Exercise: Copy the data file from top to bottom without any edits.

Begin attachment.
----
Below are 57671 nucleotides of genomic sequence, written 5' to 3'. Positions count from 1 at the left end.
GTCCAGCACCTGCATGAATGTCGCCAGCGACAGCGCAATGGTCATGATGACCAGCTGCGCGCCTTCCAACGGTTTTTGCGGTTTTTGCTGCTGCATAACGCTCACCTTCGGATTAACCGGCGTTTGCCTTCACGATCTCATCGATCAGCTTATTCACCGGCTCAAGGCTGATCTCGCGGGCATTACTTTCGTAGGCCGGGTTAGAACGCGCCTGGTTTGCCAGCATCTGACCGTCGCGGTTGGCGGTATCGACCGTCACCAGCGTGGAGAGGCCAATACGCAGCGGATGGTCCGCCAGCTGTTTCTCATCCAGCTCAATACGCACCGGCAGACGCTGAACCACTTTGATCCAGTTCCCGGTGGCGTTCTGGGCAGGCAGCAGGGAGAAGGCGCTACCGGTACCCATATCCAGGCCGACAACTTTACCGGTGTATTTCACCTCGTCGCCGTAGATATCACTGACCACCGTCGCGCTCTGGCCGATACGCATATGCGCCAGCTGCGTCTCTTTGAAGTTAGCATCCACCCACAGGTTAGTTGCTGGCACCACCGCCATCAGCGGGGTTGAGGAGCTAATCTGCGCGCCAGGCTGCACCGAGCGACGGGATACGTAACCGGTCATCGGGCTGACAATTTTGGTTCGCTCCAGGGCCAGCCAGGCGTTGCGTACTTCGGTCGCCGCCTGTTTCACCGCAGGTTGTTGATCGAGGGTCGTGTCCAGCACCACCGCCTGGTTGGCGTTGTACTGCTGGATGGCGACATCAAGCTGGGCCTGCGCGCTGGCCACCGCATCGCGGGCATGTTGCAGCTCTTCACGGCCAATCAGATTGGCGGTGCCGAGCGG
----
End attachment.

Below are 57671 nucleotides of genomic sequence, written 5' to 3'. Positions count from 1 at the left end.
GTCCAGCACCTGCATGAATGTCGCCAGCGACAGCGCAATGGTCATGATGACCAGCTGCGCGCCTTCCAACGGTTTTTGCGGTTTTTGCTGCTGCATAACGCTCACCTTCGGATTAACCGGCGTTTGCCTTCACGATCTCATCGATCAGCTTATTCACCGGCTCAAGGCTGATCTCGCGGGCATTACTTTCGTAGGCCGGGTTAGAACGCGCCTGGTTTGCCAGCATCTGACCGTCGCGGTTGGCGGTATCGACCGTCACCAGCGTGGAGAGGCCAATACGCAGCGGATGGTCCGCCAGCTGTTTCTCATCCAGCTCAATACGCACCGGCAGACGCTGAACCACTTTGATCCAGTTCCCGGTGGCGTTCTGGGCAGGCAGCAGGGAGAAGGCGCTACCGGTACCCATATCCAGGCCGACAACTTTACCGGTGTATTTCACCTCGTCGCCGTAGATATCACTGACCACCGTCGCGCTCTGGCCGATACGCATATGCGCCAGCTGCGTCTCTTTGAAGTTAGCATCCACCCACAGGTTAGTTGCTGGCACCACCGCCATCAGCGGGGTTGAGGAGCTAATCTGCGCGCCAGGCTGCACCGAGCGACGGGATACGTAACCGGTCATCGGGCTGACAATTTTGGTTCGCTCCAGGGCCAGCCAGGCGTTGCGTACTTCGGTCGCCGCCTGTTTCACCGCAGGTTGTTGATCGAGGGTCGTGTCCAGCACCACCGCCTGGTTGGCGTTGTACTGCTGGATGGCGACATCAAGCTGGGCCTGCGCGCTGGCCACCGCATCGCGGGCATGTTGCAGCTCTTCACGGCCAATCAGATTGGCGGTGCCGAGCGG